House leader claims new SALN restriction makes access 'easier'


Posted at Feb 04 2019 12:20 PM | Updated as of Feb 04 2019 02:08 PM

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MANILA- House Majority Leader Fredenil Castro claimed Monday that access to the Statement of Assets, Liabilities and Net Worth (SALN) of lawmakers is actually made "easier" by the new restrictions the chamber adopted.

Castro said requesting parties no longer have to go to court in case their SALN request was denied.

"It's easier now because if you are denied, you can go to plenary by way of appeal," he told ANC's "Early Edition."

"You can go directly and request in addition to what is automatically published," he added.

Castro insisted that the new rule adheres to Republic Act 6713 or the “Code of Conduct and Ethical Standards for Public Officials and Employees" which requires government agencies to come up with rules to access SALNs of government workers.

The new House rule requires individual requests and the majority consent of lawmakers before a House member's SALN is released, a move that the opposition finds repressive.

If the request for a SALN is approved, the requesting party has to pay P300 per copy of the SALN.

Castro said the price could still be adjusted and noted that requesting parties may even bring their own paper to lower the amount.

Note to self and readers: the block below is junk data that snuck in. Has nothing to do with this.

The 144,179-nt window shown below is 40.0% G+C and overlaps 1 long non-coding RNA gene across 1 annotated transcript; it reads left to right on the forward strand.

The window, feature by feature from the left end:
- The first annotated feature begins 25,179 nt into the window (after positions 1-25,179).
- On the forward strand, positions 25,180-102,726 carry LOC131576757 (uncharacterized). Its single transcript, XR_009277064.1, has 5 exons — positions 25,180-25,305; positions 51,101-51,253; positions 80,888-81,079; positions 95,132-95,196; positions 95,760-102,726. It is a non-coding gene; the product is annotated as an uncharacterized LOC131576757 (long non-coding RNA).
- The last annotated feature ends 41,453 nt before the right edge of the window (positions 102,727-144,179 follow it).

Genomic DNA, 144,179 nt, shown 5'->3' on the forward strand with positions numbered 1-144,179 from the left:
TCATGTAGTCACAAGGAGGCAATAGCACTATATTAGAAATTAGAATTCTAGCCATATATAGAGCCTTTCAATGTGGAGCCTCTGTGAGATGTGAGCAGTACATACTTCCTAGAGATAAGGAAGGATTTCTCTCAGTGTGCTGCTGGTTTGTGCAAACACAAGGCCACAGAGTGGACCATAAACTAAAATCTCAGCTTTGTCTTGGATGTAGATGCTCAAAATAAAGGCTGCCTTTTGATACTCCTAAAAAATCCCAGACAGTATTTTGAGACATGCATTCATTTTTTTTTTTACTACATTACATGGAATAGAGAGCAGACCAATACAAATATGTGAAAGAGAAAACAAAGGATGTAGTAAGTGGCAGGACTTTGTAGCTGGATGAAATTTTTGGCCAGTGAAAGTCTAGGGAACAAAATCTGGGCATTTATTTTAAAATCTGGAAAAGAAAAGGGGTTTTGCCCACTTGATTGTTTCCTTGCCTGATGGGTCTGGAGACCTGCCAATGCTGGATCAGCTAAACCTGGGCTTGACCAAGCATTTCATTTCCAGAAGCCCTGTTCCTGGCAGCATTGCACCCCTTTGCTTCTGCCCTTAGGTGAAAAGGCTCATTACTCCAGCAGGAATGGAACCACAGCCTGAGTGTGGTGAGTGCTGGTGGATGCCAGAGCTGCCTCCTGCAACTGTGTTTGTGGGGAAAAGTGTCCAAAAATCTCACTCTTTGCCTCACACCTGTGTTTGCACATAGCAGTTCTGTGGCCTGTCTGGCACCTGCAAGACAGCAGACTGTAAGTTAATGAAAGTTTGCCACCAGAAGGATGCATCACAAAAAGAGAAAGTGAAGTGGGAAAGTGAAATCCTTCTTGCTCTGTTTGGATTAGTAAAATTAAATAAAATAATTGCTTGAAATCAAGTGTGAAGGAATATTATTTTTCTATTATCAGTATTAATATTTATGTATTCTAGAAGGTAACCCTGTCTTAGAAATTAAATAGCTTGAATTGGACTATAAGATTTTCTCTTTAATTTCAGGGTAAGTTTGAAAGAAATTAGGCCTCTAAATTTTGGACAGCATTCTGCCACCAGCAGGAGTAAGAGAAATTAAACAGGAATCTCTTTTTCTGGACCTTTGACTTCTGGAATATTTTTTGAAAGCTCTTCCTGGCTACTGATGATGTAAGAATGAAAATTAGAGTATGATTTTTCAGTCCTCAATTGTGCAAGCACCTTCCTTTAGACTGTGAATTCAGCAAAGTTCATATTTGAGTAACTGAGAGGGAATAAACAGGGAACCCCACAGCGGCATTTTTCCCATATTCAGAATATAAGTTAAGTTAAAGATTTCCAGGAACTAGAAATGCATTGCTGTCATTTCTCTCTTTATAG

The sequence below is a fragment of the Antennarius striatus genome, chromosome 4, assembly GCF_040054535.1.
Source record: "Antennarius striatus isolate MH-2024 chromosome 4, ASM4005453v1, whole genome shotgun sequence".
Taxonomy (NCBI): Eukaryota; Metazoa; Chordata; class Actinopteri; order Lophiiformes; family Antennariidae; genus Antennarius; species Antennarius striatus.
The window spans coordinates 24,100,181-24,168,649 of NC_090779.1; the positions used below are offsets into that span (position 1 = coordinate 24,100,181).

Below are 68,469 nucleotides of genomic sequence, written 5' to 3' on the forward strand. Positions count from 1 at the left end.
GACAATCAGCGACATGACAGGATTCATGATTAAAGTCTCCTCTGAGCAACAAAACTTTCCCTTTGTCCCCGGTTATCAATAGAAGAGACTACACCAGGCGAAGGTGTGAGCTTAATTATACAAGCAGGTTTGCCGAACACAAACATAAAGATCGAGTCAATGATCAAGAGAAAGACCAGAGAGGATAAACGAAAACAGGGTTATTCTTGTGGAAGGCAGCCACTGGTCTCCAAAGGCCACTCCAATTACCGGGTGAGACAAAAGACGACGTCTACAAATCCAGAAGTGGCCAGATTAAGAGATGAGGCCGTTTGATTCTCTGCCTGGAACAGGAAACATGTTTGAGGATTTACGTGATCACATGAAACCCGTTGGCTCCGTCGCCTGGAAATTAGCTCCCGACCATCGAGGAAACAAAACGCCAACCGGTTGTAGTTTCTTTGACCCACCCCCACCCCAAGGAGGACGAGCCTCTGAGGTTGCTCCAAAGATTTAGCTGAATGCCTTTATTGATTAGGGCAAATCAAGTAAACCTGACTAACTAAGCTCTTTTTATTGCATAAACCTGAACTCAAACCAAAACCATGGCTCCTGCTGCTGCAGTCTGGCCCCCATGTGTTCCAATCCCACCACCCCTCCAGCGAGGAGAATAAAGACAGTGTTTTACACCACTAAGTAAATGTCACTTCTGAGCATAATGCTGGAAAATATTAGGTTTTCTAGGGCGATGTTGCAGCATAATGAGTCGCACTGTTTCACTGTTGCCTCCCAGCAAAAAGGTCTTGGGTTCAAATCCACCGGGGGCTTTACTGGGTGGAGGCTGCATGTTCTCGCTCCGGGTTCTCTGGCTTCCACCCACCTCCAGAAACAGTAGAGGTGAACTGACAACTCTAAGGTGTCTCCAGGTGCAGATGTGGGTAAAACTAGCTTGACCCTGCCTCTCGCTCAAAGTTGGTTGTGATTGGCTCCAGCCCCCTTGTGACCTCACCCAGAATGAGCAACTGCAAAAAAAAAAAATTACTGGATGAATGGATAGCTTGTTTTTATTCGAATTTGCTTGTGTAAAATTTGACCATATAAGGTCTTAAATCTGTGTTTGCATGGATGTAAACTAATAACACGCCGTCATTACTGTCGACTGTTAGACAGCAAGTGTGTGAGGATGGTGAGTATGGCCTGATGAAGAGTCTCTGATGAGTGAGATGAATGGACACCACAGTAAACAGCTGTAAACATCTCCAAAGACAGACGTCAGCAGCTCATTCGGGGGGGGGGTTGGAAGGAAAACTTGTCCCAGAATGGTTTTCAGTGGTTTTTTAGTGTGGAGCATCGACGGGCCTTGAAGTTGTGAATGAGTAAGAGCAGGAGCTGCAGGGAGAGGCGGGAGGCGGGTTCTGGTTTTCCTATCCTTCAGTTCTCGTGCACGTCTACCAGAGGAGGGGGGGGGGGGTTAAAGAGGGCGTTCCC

"It might appear to be prohibitive but nonetheless there are ways for this SALN and other documents from the House of Representatives can be released without so much cost," he said. "You can even bring your own bond paper."

While the public has the right to access public records, Castro said the "security" of lawmakers should also be considered.

"The SALN of a congressman may be passed into the hands of unscrupulous people," he said.

"Without proper identification and validation, it may go into the hands of syndicates, swindlers, extortionists, and terrorists," he added.

Malacañang on Monday frowned upon the new House rule, saying it may be violating the constitution.

“Any stringent measure which burdens the people in obtaining public information may not be consistent with transparency and accountability of public officials,” Presidential Spokesperson Salvador Panelo said in a statement.